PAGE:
4. (U) Rachid said that under current economic conditions, the appropriate policy response in Egypt is "a higher level of engagement" on economic reform. To continue at the same pace, he said, would be to lose ground and see GDP growth rates fall to 3-5 percent. Egypt needs 7 percent GDP growth to control unemployment and address poverty. His goal, he said, is full manufacturing utilization rates, no layoffs, and completion of the 1000 factories now under construction. To meet these goals, he said, the GOE will design a set of reforms and measures for every sector, with an overall strategy of: ensuring adequate access to finance, continuing to attract private investment, including by Egyptians, and maintaining the government's infrastructure investment program. This will include pushing Egyptian banks to increase their lending activities. He also suggested that he will engage more actively with emerging markets such as Turkey and China, and maintain trade and investment flows with India and Africa.

5.(SBU) Rachid's remarks followed an October 12 press conference by Prime Minister Nazif, Central Bank Governor El Okdah and Minister of Investment Mohieldin in which they recited many of the statistics which indicate Egypt's financial stability and safety. El Okdah reviewed the strong position of the Egyptian financial system, in part due to reforms begun in 2004; noting that net international reserves (NIR) are safe and are in Treasury bonds in safe countries; the NIR is diversified; Egyptian banks have a relatively small amount invested overseas; and loan-to-deposit ratios are much lower in Egypt than in other countries.

6. (SBU) All of these things are true. Egypt has been relatively slow to introduce new financial products, which in the current environment, makes them appear wise. Also, the CBE's bank reform program of the last few years has contributed to the improved asset quality and the more cautious approach towards lending of most banks. While this has led to low credit availability and a slow credit growth, it leaves the banks in good stead in this environment. However, while starting from a very low base, the last several years have seen growth in some new financial instruments like mortgages, credit cards, and consumer credit. While this type of credit is still a relatively small portion of overall credit, and it is primarily concentrated in a small handful of banks, some analysts are already warning that given the lack of familiarity with a credit culture and absent better financial literacy, that even this small amount of new credit could begin to pose some system risks.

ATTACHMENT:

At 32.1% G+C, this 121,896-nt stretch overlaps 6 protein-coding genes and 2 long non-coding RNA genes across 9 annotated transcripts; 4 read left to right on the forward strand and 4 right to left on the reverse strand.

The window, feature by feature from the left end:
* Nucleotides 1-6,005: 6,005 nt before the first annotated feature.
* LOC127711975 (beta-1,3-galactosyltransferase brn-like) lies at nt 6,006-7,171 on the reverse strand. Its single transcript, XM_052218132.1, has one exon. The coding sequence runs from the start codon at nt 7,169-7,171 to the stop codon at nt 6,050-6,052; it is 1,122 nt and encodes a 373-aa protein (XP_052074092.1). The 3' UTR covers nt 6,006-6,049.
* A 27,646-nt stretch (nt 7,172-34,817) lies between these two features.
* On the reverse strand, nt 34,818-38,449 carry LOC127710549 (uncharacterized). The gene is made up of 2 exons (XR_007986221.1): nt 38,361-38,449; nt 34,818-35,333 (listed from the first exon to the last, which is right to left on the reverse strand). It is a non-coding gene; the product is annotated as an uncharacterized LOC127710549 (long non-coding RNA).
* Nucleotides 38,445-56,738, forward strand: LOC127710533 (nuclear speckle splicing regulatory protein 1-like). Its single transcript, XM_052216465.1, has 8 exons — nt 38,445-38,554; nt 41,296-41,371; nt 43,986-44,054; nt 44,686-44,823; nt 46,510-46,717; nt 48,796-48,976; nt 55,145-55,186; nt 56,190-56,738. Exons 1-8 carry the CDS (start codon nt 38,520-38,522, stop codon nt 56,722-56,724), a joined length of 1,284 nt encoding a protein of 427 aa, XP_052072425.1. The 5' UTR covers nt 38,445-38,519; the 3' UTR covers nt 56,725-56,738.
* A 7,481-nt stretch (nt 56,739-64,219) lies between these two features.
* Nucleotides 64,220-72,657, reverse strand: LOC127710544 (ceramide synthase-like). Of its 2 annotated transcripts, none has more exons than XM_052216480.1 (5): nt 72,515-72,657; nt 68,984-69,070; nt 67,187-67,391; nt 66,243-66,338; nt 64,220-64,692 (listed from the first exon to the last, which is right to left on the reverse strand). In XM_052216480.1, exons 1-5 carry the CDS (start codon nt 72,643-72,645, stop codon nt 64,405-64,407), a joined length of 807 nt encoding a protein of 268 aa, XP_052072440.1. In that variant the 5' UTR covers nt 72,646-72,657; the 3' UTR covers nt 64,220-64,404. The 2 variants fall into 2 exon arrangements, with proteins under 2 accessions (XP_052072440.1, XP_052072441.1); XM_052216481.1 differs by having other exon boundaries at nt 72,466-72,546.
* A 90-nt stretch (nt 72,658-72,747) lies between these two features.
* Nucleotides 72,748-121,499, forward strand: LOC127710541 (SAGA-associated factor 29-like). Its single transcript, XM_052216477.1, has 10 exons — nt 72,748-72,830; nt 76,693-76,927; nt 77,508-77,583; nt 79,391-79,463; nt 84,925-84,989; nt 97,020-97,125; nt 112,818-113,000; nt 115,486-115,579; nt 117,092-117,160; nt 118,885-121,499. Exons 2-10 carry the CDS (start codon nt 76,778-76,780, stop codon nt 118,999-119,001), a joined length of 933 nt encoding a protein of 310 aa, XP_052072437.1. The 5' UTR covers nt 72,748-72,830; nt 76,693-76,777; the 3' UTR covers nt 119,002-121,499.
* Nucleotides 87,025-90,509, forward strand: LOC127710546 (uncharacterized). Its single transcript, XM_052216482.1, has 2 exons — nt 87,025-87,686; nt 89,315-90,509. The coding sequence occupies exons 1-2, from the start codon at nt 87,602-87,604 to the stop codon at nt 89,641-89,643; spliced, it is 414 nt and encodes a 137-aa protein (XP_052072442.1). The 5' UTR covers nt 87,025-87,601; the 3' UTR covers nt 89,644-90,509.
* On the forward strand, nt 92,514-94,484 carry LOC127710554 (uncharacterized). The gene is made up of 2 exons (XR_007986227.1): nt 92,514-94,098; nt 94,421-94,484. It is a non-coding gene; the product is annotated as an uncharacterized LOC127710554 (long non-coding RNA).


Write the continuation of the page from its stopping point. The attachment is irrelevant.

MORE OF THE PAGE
7.(U) In the period between the Nazif press conference and the Rachid speech, several sectoral ministers hinted at the kind of reforms the GOE may be contemplating. Transport Minister Mansour, for example, hopes to attract more investment in ports and road projects. Housing Minister Al Mahgrabi said a new plan will be announced to boost activity in the building materials sector. In addition to announcing delays in removing energy and other subsidies in the industrial zones, and eliminating the export tax on cement, Rachid has said that Egypt's Export Guarantee Company will receive additional capital. He also said new incentives could be offered to license industrial projects, and credit for industrial projects could be enhanced. Rachid told the Ambassador on the margins of the Amcham speech that he hoped to use the urgency of the crisis to accelerate additional economic reform.